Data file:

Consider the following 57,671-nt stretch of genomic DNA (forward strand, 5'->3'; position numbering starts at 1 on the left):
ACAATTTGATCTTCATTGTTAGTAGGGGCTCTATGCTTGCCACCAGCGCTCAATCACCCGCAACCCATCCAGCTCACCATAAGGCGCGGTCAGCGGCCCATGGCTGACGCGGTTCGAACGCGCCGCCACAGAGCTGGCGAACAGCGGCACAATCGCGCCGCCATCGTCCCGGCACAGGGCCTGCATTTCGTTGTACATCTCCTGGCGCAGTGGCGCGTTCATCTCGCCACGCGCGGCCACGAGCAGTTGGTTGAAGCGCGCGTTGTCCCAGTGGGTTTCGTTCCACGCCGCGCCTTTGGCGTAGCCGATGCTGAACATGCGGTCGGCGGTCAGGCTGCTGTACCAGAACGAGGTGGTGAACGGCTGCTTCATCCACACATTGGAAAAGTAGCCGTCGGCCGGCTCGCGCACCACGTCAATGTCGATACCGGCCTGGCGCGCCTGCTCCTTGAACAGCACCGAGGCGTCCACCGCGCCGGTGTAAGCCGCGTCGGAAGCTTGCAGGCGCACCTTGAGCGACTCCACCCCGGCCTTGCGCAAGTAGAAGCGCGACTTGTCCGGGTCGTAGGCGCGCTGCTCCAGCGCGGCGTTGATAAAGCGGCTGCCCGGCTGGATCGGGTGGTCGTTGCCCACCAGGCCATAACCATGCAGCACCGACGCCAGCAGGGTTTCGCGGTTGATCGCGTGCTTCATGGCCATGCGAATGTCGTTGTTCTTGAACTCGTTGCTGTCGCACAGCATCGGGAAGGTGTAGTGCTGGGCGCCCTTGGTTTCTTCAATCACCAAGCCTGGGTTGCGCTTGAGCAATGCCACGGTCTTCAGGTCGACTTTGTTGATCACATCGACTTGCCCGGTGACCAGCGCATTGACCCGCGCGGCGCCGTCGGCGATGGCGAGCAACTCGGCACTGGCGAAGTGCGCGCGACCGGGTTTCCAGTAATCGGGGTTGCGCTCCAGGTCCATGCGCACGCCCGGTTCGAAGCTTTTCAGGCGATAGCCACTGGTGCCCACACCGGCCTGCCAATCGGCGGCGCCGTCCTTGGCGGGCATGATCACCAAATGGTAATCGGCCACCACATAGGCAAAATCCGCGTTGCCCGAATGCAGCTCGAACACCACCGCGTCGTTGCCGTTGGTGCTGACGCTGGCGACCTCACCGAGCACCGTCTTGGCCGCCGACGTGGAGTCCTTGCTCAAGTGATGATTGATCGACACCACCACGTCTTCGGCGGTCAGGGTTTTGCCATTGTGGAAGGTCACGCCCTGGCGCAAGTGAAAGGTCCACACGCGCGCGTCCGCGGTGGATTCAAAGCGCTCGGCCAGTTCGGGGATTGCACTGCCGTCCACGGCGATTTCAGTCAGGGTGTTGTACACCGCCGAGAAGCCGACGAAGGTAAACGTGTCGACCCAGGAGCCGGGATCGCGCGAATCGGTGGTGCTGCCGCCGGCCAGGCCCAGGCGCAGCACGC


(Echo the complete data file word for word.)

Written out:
Consider the following 57,671-nt stretch of genomic DNA (forward strand, 5'->3'; position numbering starts at 1 on the left):
ACAATTTGATCTTCATTGTTAGTAGGGGCTCTATGCTTGCCACCAGCGCTCAATCACCCGCAACCCATCCAGCTCACCATAAGGCGCGGTCAGCGGCCCATGGCTGACGCGGTTCGAACGCGCCGCCACAGAGCTGGCGAACAGCGGCACAATCGCGCCGCCATCGTCCCGGCACAGGGCCTGCATTTCGTTGTACATCTCCTGGCGCAGTGGCGCGTTCATCTCGCCACGCGCGGCCACGAGCAGTTGGTTGAAGCGCGCGTTGTCCCAGTGGGTTTCGTTCCACGCCGCGCCTTTGGCGTAGCCGATGCTGAACATGCGGTCGGCGGTCAGGCTGCTGTACCAGAACGAGGTGGTGAACGGCTGCTTCATCCACACATTGGAAAAGTAGCCGTCGGCCGGCTCGCGCACCACGTCAATGTCGATACCGGCCTGGCGCGCCTGCTCCTTGAACAGCACCGAGGCGTCCACCGCGCCGGTGTAAGCCGCGTCGGAAGCTTGCAGGCGCACCTTGAGCGACTCCACCCCGGCCTTGCGCAAGTAGAAGCGCGACTTGTCCGGGTCGTAGGCGCGCTGCTCCAGCGCGGCGTTGATAAAGCGGCTGCCCGGCTGGATCGGGTGGTCGTTGCCCACCAGGCCATAACCATGCAGCACCGACGCCAGCAGGGTTTCGCGGTTGATCGCGTGCTTCATGGCCATGCGAATGTCGTTGTTCTTGAACTCGTTGCTGTCGCACAGCATCGGGAAGGTGTAGTGCTGGGCGCCCTTGGTTTCTTCAATCACCAAGCCTGGGTTGCGCTTGAGCAATGCCACGGTCTTCAGGTCGACTTTGTTGATCACATCGACTTGCCCGGTGACCAGCGCATTGACCCGCGCGGCGCCGTCGGCGATGGCGAGCAACTCGGCACTGGCGAAGTGCGCGCGACCGGGTTTCCAGTAATCGGGGTTGCGCTCCAGGTCCATGCGCACGCCCGGTTCGAAGCTTTTCAGGCGATAGCCACTGGTGCCCACACCGGCCTGCCAATCGGCGGCGCCGTCCTTGGCGGGCATGATCACCAAATGGTAATCGGCCACCACATAGGCAAAATCCGCGTTGCCCGAATGCAGCTCGAACACCACCGCGTCGTTGCCGTTGGTGCTGACGCTGGCGACCTCACCGAGCACCGTCTTGGCCGCCGACGTGGAGTCCTTGCTCAAGTGATGATTGATCGACACCACCACGTCTTCGGCGGTCAGGGTTTTGCCATTGTGGAAGGTCACGCCCTGGCGCAAGTGAAAGGTCCACACGCGCGCGTCCGCGGTGGATTCAAAGCGCTCGGCCAGTTCGGGGATTGCACTGCCGTCCACGGCGATTTCAGTCAGGGTGTTGTACACCGCCGAGAAGCCGACGAAGGTAAACGTGTCGACCCAGGAGCCGGGATCGCGCGAATCGGTGGTGCTGCCGCCGGCCAGGCCCAGGCGCAGCACGC